Notre Dame rebuild must look to the future
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Hey there, time traveller!
This article was published 26/04/2019 (1502 days ago), so information in it may no longer be current.
What can Paris learn from Saint Boniface, Man.? To rebuild strategically.
Not long after the calls to rebuild the Notre Dame Cathedral came the calls not to. The immediate response, much from France’s wealthiest citizens pledging hundreds of millions of euros before the smoke cleared in the charred cathedral, struck the wrong chord with many people, as it highlighted the power of the wealthy.
The ease and speed with which Bernard Arnault and other French millionaires made donations totalling over 600 million euros was criticized amid a crisis of social inequalities in France. An estimated US$1 billion has now been raised for the restoration effort, and French President Emmanuel Macron has vowed to have the work done in just five years, in time for the Paris 2024 Olympics.
Critics have called this timeline unrealistic, and many have also pointed out the disparity of the situation when compared to restoration efforts for cultural institutions elsewhere in the world. For example, even six months after a devastating fire at Brazil’s National Museum, only 15 million euros have been raised for its reconstruction.
Of course, the 850-year-old Notre Dame Cathedral is an iconic structure with a significant history, and its partial destruction by fire touched the lives of millions of people around the world. As news of the tragedy spread, countless personal photos of visits to the Paris landmark were shared online. It’s a moment that won’t soon be forgotten. To try to restore this landmark to its previous state, however, feels like an effort to somehow erase this event.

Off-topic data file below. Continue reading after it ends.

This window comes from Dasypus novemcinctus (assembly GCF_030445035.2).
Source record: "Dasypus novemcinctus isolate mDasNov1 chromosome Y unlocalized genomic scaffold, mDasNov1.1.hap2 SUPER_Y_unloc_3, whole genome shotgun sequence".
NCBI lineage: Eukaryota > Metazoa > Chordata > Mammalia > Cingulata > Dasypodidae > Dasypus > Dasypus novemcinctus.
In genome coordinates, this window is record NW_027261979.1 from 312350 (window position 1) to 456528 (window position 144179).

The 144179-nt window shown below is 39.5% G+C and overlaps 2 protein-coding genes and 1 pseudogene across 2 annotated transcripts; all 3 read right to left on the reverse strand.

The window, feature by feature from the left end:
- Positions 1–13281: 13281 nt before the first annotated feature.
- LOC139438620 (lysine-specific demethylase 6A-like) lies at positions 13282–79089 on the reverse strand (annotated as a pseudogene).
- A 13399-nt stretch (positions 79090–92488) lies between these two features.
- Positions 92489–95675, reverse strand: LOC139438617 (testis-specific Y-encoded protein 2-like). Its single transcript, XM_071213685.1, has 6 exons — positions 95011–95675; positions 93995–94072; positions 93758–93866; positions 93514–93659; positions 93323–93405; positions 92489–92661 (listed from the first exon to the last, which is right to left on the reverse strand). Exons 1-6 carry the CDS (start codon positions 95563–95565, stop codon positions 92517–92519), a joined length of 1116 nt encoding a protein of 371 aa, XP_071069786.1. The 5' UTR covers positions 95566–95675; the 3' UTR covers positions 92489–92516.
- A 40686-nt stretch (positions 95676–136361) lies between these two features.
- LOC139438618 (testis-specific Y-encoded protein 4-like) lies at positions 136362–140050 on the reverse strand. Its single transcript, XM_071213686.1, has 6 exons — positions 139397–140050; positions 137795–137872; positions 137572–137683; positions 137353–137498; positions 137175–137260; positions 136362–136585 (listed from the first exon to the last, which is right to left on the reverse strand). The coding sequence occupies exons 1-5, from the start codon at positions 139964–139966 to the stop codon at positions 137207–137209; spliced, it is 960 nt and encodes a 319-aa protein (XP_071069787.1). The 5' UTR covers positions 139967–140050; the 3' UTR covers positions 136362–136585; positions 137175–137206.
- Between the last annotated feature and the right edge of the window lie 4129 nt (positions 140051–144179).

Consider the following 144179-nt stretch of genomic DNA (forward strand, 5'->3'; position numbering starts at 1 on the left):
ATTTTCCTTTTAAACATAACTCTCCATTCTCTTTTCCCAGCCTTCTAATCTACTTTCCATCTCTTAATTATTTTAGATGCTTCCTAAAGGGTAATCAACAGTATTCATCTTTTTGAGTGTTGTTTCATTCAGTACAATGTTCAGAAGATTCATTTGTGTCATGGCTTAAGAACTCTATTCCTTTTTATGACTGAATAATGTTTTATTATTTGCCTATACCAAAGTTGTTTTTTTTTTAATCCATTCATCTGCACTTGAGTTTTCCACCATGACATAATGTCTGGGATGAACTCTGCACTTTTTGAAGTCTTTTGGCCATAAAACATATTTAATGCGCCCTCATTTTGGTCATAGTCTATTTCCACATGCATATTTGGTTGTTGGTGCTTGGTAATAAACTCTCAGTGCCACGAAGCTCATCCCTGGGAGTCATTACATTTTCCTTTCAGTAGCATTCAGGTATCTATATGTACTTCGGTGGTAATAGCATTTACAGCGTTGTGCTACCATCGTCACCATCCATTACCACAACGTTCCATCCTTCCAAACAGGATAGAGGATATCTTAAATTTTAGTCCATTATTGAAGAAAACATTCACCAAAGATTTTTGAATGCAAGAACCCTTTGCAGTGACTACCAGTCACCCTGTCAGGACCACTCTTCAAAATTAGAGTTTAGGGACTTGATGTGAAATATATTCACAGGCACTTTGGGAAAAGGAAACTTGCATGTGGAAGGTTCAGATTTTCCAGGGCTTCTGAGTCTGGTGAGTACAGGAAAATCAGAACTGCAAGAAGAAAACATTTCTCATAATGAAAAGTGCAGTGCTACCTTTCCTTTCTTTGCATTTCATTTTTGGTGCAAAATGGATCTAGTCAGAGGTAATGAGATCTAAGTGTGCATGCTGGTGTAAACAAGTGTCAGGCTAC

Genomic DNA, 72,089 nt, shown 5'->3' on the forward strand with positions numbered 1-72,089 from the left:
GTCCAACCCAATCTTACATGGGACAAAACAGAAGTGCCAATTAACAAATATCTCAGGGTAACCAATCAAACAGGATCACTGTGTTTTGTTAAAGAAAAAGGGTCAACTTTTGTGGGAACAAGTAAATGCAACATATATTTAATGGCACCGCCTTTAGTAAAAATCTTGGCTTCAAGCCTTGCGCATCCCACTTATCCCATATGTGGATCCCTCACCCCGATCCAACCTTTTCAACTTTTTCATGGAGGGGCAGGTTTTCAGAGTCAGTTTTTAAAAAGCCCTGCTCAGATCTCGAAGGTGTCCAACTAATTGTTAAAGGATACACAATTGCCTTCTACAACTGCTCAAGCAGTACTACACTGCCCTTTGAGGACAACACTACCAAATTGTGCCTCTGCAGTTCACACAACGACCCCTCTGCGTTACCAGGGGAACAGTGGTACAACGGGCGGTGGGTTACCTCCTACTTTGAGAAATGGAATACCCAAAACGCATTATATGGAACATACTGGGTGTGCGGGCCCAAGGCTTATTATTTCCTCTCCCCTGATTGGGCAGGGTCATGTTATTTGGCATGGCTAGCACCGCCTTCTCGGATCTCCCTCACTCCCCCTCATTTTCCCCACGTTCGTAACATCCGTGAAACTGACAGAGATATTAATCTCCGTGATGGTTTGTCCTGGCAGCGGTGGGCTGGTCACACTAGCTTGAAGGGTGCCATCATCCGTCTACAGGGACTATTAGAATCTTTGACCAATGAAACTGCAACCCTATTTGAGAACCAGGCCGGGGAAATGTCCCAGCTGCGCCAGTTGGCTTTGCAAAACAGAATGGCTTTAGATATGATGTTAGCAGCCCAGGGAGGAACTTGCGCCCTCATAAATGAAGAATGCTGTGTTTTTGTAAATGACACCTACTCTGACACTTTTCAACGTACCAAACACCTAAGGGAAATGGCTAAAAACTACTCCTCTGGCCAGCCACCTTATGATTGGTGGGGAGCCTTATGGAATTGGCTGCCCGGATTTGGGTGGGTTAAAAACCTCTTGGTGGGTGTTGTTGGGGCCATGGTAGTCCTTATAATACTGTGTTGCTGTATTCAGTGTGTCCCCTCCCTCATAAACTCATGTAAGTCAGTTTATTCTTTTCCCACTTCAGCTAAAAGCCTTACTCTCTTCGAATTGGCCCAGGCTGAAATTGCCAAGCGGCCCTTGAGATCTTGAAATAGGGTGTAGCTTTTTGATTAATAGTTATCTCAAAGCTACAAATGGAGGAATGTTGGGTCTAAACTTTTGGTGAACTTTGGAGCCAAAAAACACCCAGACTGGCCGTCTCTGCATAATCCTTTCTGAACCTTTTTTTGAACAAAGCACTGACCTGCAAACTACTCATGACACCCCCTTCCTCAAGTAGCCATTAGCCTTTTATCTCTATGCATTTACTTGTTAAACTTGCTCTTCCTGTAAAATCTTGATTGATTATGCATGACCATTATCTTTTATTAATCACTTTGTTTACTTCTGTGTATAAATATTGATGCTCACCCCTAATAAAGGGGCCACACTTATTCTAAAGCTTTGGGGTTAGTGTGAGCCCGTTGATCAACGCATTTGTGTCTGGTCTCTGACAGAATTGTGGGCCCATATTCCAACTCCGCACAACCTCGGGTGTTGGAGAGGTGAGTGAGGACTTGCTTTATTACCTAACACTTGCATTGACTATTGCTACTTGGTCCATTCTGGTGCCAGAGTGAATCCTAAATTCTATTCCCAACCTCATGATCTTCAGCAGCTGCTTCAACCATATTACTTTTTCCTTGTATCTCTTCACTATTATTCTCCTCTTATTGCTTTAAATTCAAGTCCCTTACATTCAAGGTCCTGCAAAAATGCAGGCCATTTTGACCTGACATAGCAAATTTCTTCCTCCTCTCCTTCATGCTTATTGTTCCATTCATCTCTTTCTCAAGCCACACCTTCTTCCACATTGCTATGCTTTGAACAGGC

For some residents of Winnipeg, the sight of the Notre Dame fire on April 15 likely brought back memories of July 22, 1968, when the Saint Boniface Cathedral was similarly ablaze. The resulting damage at the iconic basilica was extensive, but like its Parisian counterpart, much of its stone facade remained intact.
Through the vision of local architect Étienne Gaboury, the Saint Boniface Cathedral was rebuilt to feature a new enclosed structure behind the old facade, which today sits just across the river from the Canadian Human Rights Museum. Gaboury intended for the new church to rise from the ruins of the old cathedral, an approach to blending old and new that is also seen at Coventry Cathedral in England. The ruins of their medieval church, bombed by the German Luftwaffe in 1940, were left as a solemn reminder of the devastation of war.
What has stood in the heart of Saint Boniface since 1972 is a testament to the past that also looks ahead. Even today, plans are ongoing to further establish the cathedral as a gathering place for people from all walks of life.
Notre Dame will be rebuilt, but let’s not pretend there aren’t some aspects of the Catholic Church that should be left behind. Rebuild as a testament to the future. Rebuild sustainably, and with consideration for the individual lives and personal struggles of the millions of people who will visit the site for decades, if not centuries, to come. Otherwise, when Notre Dame reopens it will be amid controversy and shame.
To me, the Saint Boniface Cathedral feels like an open wound standing guard over the gravestones of some of the historic figures, including Louis Riel, who shaped the province of Manitoba. As the “mother church” of Western Canada, it has witnessed history since its first incarnation in 1818. It is a site that serves a broad community today as a gathering place and site for contemplation. As Canadians shape an era of Truth and Reconciliation, living monuments such as the Saint Boniface Cathedral have the opportunity to grow in response to changing times.
For the considerably older Notre Dame, the opportunity to reflect on the complexities of its history are rich, but its legacy will speak to the future. It is difficult to conceive of life 850 years from now, but will visitors in 2869 really care how quickly Macron completed the restoration?
Maybe it’s silly to worry about what happens in the 29th century, though, with so much uncertainty enveloping the 21st. So, as the costly reconstruction and architectural competition get underway, perhaps a better question is this: for whom will Notre Dame be rebuilt?
Emilie St-Hilaire is a Manitoba-born French Canadian whose parents were married in the rebuilt Saint Boniface Cathedral.